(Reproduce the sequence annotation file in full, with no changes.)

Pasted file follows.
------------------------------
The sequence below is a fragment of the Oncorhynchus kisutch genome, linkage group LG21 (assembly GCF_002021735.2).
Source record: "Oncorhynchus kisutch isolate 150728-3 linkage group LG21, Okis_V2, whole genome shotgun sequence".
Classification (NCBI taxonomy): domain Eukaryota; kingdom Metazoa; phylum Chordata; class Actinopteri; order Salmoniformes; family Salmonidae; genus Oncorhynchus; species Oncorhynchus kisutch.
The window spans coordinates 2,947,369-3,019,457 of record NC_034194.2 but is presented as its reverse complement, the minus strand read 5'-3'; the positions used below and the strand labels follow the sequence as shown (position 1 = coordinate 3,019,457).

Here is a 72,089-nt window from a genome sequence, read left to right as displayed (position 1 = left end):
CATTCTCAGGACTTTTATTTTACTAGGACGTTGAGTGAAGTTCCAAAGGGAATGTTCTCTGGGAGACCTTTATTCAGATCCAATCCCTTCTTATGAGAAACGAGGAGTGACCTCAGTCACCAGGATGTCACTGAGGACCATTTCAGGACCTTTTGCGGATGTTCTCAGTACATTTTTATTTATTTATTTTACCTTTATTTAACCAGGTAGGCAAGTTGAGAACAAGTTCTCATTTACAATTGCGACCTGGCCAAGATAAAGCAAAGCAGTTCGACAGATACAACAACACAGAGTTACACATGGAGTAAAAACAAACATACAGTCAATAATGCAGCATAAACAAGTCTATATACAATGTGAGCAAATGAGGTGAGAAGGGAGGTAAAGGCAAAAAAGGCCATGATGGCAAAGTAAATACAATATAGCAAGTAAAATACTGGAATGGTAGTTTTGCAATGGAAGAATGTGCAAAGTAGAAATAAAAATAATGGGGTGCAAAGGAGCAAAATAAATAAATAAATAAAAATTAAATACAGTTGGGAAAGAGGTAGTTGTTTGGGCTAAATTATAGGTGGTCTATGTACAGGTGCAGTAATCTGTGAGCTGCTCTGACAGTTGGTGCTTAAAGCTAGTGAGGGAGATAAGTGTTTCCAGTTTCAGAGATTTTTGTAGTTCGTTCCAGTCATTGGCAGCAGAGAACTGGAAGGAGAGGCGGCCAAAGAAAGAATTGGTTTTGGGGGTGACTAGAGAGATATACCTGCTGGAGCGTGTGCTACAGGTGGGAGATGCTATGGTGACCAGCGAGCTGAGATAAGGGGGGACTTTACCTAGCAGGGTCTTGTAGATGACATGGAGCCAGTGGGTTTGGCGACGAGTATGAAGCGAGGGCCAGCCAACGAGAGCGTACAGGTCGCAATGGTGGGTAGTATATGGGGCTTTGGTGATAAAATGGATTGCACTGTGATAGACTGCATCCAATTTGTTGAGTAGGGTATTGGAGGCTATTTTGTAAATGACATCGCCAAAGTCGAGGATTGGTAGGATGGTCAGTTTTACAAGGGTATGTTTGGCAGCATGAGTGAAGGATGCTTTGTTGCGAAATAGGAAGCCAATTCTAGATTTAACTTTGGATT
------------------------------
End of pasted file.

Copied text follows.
The sequence below is a fragment of the Oncorhynchus kisutch genome, linkage group LG21 (assembly GCF_002021735.2).
Source record: "Oncorhynchus kisutch isolate 150728-3 linkage group LG21, Okis_V2, whole genome shotgun sequence".
Classification (NCBI taxonomy): domain Eukaryota; kingdom Metazoa; phylum Chordata; class Actinopteri; order Salmoniformes; family Salmonidae; genus Oncorhynchus; species Oncorhynchus kisutch.
The window spans coordinates 2,947,369-3,019,457 of record NC_034194.2 but is presented as its reverse complement, the minus strand read 5'-3'; the positions used below and the strand labels follow the sequence as shown (position 1 = coordinate 3,019,457).

Here is a 72,089-nt window from a genome sequence, read left to right as displayed (position 1 = left end):
CATTCTCAGGACTTTTATTTTACTAGGACGTTGAGTGAAGTTCCAAAGGGAATGTTCTCTGGGAGACCTTTATTCAGATCCAATCCCTTCTTATGAGAAACGAGGAGTGACCTCAGTCACCAGGATGTCACTGAGGACCATTTCAGGACCTTTTGCGGATGTTCTCAGTACATTTTTATTTATTTATTTTACCTTTATTTAACCAGGTAGGCAAGTTGAGAACAAGTTCTCATTTACAATTGCGACCTGGCCAAGATAAAGCAAAGCAGTTCGACAGATACAACAACACAGAGTTACACATGGAGTAAAAACAAACATACAGTCAATAATGCAGCATAAACAAGTCTATATACAATGTGAGCAAATGAGGTGAGAAGGGAGGTAAAGGCAAAAAAGGCCATGATGGCAAAGTAAATACAATATAGCAAGTAAAATACTGGAATGGTAGTTTTGCAATGGAAGAATGTGCAAAGTAGAAATAAAAATAATGGGGTGCAAAGGAGCAAAATAAATAAATAAATAAAAATTAAATACAGTTGGGAAAGAGGTAGTTGTTTGGGCTAAATTATAGGTGGTCTATGTACAGGTGCAGTAATCTGTGAGCTGCTCTGACAGTTGGTGCTTAAAGCTAGTGAGGGAGATAAGTGTTTCCAGTTTCAGAGATTTTTGTAGTTCGTTCCAGTCATTGGCAGCAGAGAACTGGAAGGAGAGGCGGCCAAAGAAAGAATTGGTTTTGGGGGTGACTAGAGAGATATACCTGCTGGAGCGTGTGCTACAGGTGGGAGATGCTATGGTGACCAGCGAGCTGAGATAAGGGGGGACTTTACCTAGCAGGGTCTTGTAGATGACATGGAGCCAGTGGGTTTGGCGACGAGTATGAAGCGAGGGCCAGCCAACGAGAGCGTACAGGTCGCAATGGTGGGTAGTATATGGGGCTTTGGTGATAAAATGGATTGCACTGTGATAGACTGCATCCAATTTGTTGAGTAGGGTATTGGAGGCTATTTTGTAAATGACATCGCCAAAGTCGAGGATTGGTAGGATGGTCAGTTTTACAAGGGTATGTTTGGCAGCATGAGTGAAGGATGCTTTGTTGCGAAATAGGAAGCCAATTCTAGATTTAACTTTGGATT